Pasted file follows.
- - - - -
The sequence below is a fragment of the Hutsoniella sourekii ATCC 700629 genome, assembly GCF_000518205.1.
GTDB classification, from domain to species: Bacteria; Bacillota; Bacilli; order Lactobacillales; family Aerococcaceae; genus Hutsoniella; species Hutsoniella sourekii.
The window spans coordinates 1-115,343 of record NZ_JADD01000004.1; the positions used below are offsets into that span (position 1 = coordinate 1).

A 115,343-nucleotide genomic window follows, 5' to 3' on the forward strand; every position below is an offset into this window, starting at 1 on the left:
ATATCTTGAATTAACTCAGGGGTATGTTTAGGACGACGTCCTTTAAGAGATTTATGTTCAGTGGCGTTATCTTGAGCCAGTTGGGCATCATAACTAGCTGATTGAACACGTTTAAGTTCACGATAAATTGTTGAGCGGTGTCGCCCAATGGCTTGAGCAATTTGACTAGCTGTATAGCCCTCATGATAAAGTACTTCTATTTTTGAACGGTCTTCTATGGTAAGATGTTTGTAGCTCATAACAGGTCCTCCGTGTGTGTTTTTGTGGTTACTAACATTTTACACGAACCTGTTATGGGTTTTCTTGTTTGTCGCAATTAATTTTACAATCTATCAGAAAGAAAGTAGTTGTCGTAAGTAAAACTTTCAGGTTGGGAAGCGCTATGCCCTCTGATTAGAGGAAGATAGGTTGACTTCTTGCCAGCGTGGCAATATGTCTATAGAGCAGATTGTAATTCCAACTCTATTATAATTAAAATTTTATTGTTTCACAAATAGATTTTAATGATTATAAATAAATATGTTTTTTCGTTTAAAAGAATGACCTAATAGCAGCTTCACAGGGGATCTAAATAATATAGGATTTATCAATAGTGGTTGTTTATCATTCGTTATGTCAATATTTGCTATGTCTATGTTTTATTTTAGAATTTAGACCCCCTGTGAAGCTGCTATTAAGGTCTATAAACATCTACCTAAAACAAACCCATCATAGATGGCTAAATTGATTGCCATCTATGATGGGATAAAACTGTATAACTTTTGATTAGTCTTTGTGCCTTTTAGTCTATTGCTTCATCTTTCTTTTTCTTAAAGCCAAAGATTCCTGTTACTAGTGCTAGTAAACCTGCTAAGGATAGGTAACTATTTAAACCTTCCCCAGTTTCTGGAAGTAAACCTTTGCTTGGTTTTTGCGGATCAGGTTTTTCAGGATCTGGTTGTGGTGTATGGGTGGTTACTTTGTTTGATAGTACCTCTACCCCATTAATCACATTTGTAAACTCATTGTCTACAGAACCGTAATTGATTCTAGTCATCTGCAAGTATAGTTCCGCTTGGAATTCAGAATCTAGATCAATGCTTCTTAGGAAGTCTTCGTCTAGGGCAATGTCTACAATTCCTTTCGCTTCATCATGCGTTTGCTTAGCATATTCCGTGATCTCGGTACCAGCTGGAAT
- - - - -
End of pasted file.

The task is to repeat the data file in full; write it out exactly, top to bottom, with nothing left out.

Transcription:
The sequence below is a fragment of the Hutsoniella sourekii ATCC 700629 genome, assembly GCF_000518205.1.
GTDB classification, from domain to species: Bacteria; Bacillota; Bacilli; order Lactobacillales; family Aerococcaceae; genus Hutsoniella; species Hutsoniella sourekii.
The window spans coordinates 1-115,343 of record NZ_JADD01000004.1; the positions used below are offsets into that span (position 1 = coordinate 1).

A 115,343-nucleotide genomic window follows, 5' to 3' on the forward strand; every position below is an offset into this window, starting at 1 on the left:
ATATCTTGAATTAACTCAGGGGTATGTTTAGGACGACGTCCTTTAAGAGATTTATGTTCAGTGGCGTTATCTTGAGCCAGTTGGGCATCATAACTAGCTGATTGAACACGTTTAAGTTCACGATAAATTGTTGAGCGGTGTCGCCCAATGGCTTGAGCAATTTGACTAGCTGTATAGCCCTCATGATAAAGTACTTCTATTTTTGAACGGTCTTCTATGGTAAGATGTTTGTAGCTCATAACAGGTCCTCCGTGTGTGTTTTTGTGGTTACTAACATTTTACACGAACCTGTTATGGGTTTTCTTGTTTGTCGCAATTAATTTTACAATCTATCAGAAAGAAAGTAGTTGTCGTAAGTAAAACTTTCAGGTTGGGAAGCGCTATGCCCTCTGATTAGAGGAAGATAGGTTGACTTCTTGCCAGCGTGGCAATATGTCTATAGAGCAGATTGTAATTCCAACTCTATTATAATTAAAATTTTATTGTTTCACAAATAGATTTTAATGATTATAAATAAATATGTTTTTTCGTTTAAAAGAATGACCTAATAGCAGCTTCACAGGGGATCTAAATAATATAGGATTTATCAATAGTGGTTGTTTATCATTCGTTATGTCAATATTTGCTATGTCTATGTTTTATTTTAGAATTTAGACCCCCTGTGAAGCTGCTATTAAGGTCTATAAACATCTACCTAAAACAAACCCATCATAGATGGCTAAATTGATTGCCATCTATGATGGGATAAAACTGTATAACTTTTGATTAGTCTTTGTGCCTTTTAGTCTATTGCTTCATCTTTCTTTTTCTTAAAGCCAAAGATTCCTGTTACTAGTGCTAGTAAACCTGCTAAGGATAGGTAACTATTTAAACCTTCCCCAGTTTCTGGAAGTAAACCTTTGCTTGGTTTTTGCGGATCAGGTTTTTCAGGATCTGGTTGTGGTGTATGGGTGGTTACTTTGTTTGATAGTACCTCTACCCCATTAATCACATTTGTAAACTCATTGTCTACAGAACCGTAATTGATTCTAGTCATCTGCAAGTATAGTTCCGCTTGGAATTCAGAATCTAGATCAATGCTTCTTAGGAAGTCTTCGTCTAGGGCAATGTCTACAATTCCTTTCGCTTCATCATGCGTTTGCTTAGCATATTCCGTGATCTCGGTACCAGCTGGAAT